Janet Mills is a published poet and a vocal advocate for Maine’s literary community, so it’s not surprising that the state’s next governor is returning poetry to a prominent place in the inauguration ceremonies Wednesday.

She asked former Maine poet laureate Wesley McNair to write a poem for the occasion, a challenge that McNair, who lives in Mercer, accepted. McNair will deliver his poem “The Song for the Unsung” during the public celebration that begins at 6 p.m. Wednesday at the Augusta Civic Center. That’s a big change from eight years ago, when Paul LePage removed poetry from the ceremony that formally installs the next governor to the highest office in the land of Longfellow. Poetry had been part of the gubernatorial inauguration for as long as anyone could remember, and LePage’s decision to strip it from the ceremony was seen as a mean-spirited snub of Maine’s literary traditions.

Mills is looking forward to hearing what McNair has come up with – and doesn’t want to know anything about the poem in advance. “I haven’t read it and don’t want to read it. I will be as surprised as anybody, and I am sure it will be good. Wes is a wonderful poet and a wonderful friend,” she said.

To honor Mills’ request, McNair declined to discuss his poem in detail, but said he approached the assignment with caution and did not say yes right away. “You get these opportunities to write commissioned poems, but it’s dangerous territory for a poet,” said McNair, who was poet laureate from 2011 to 2016. “The true poems come from the inside out. You have to be inspired to write it. It doesn’t come from some assignment.”

But he’s known Mills for many years and understands her vision and her passions. He accepted the assignment when he realized he was “able to lay claim to the material,” he said. “I will deliver it at the event, and with pleasure. I’ve been enthusiastic about her for a long time.”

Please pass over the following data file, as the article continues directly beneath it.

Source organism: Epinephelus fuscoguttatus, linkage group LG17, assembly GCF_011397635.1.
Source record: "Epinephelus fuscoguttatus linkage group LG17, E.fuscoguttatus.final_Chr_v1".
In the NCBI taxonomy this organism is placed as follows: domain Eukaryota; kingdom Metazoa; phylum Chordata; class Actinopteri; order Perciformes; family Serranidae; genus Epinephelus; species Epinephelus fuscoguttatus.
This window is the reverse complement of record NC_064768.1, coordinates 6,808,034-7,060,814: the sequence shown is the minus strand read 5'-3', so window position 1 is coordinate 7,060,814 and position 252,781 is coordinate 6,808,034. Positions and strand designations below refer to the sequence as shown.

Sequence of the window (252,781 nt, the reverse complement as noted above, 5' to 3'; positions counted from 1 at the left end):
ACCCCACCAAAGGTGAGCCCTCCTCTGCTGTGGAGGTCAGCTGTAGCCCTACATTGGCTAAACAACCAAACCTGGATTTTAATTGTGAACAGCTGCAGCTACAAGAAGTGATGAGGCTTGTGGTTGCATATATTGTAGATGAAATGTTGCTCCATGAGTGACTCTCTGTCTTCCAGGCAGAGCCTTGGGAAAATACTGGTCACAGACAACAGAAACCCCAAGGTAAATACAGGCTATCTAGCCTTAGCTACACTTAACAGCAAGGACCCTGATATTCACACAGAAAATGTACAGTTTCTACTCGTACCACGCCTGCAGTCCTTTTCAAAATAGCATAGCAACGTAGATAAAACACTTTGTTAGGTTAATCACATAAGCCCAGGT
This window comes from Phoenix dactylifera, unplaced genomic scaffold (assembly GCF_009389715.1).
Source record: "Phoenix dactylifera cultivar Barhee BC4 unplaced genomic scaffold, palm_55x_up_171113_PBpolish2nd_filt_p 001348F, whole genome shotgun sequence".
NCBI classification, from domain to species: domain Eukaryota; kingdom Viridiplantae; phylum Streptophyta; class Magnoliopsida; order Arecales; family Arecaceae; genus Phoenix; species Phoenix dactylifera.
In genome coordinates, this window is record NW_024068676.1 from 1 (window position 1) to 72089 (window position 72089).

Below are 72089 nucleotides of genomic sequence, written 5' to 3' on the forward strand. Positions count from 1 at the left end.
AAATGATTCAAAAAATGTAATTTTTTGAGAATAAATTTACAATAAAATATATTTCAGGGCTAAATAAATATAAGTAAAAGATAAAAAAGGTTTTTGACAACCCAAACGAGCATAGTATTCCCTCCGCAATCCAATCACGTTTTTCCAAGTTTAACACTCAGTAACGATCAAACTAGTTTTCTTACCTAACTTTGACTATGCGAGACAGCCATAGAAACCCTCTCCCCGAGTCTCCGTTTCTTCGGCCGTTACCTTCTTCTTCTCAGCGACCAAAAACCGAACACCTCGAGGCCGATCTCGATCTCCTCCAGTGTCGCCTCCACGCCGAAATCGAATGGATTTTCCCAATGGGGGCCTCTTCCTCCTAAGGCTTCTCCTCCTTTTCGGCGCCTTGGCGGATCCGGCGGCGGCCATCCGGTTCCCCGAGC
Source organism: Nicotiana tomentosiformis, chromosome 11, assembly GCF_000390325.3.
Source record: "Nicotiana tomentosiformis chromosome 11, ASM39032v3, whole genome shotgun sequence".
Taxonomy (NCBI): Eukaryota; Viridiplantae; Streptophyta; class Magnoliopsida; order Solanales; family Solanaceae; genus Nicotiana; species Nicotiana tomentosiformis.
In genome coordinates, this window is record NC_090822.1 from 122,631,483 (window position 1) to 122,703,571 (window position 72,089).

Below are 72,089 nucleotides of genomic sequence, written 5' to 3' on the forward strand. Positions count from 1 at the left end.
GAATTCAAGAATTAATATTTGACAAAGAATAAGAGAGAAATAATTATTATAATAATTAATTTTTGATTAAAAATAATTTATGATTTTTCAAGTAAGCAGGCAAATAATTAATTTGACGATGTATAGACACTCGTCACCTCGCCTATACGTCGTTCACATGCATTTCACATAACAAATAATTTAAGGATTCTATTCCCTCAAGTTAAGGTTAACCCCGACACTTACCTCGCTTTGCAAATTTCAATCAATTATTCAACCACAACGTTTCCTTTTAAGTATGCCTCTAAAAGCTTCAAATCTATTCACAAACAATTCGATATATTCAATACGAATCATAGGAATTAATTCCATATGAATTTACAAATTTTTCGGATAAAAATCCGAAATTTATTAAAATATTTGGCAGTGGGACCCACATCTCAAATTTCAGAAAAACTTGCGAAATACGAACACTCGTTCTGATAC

The underground Portland press Littoral Books included two poems by Mills when it published an anthology of Maine poetry in 1975, “Balancing Act.” Mills was a law student in Portland at the time, working toward a law degree that eventually would help her become Maine’s attorney general, the role she has filled since 2013. When “Balancing Act 2” came out a few weeks ago, Mills showed up at the launch party at Space Gallery in Portland to talk about the importance of poetry in her life.

“I do still occasionally write poetry when I have time,” she said in an interview, “when I feel like emptying my brain and putting words on paper, disconnected words that sometimes find their way together and create a poem.”

Poetry is important to her because it helps her understand the world holistically and helps connect her senses. “We have eyes that can see only so far. We have ears that can hear only so far,” she said. “Poetry connects the dots among things that are otherwise not connected, that we cannot see, that we cannot hear, that we cannot touch or smell or know, and it helps you understand the world and the universe and human nature.”

McNair said Mills’ embrace of poetry will make her a leader “worthy of our trust” because poets are trained to throw off preconceptions and use their writing as a way to search for a higher truth. Poets recognize that the things they do not know lead to knowledge and understanding, he said. Her desire to learn and her willingness to explore the truth, however uncomfortable or inconvenient, will give her an edge among politicians “who don’t want to know beyond what they already know because it will threaten their argument,” McNair said.

“To be a poet and a reader of poetry you have to be capable of intuitive insight, which is a power that not everybody has. The insight of intuition involves seeing something in relationship to other things. That’s how poetry works. From those insights come vision, and that’s what will make her different as a politician. She will think in a different way and in a way that I think is good for Maine,” he said.

Mills and McNair are longtime friends through their mutual associations at the University of Maine at Farmington. Mills grew up in Farmington, and McNair is professor emeritus at the university. He’s written nine books of poetry and won grants from the Guggenheim and Fulbright foundations and was recognized as one of America’s finest living artists with a $50,000 United States Artists Fellowship.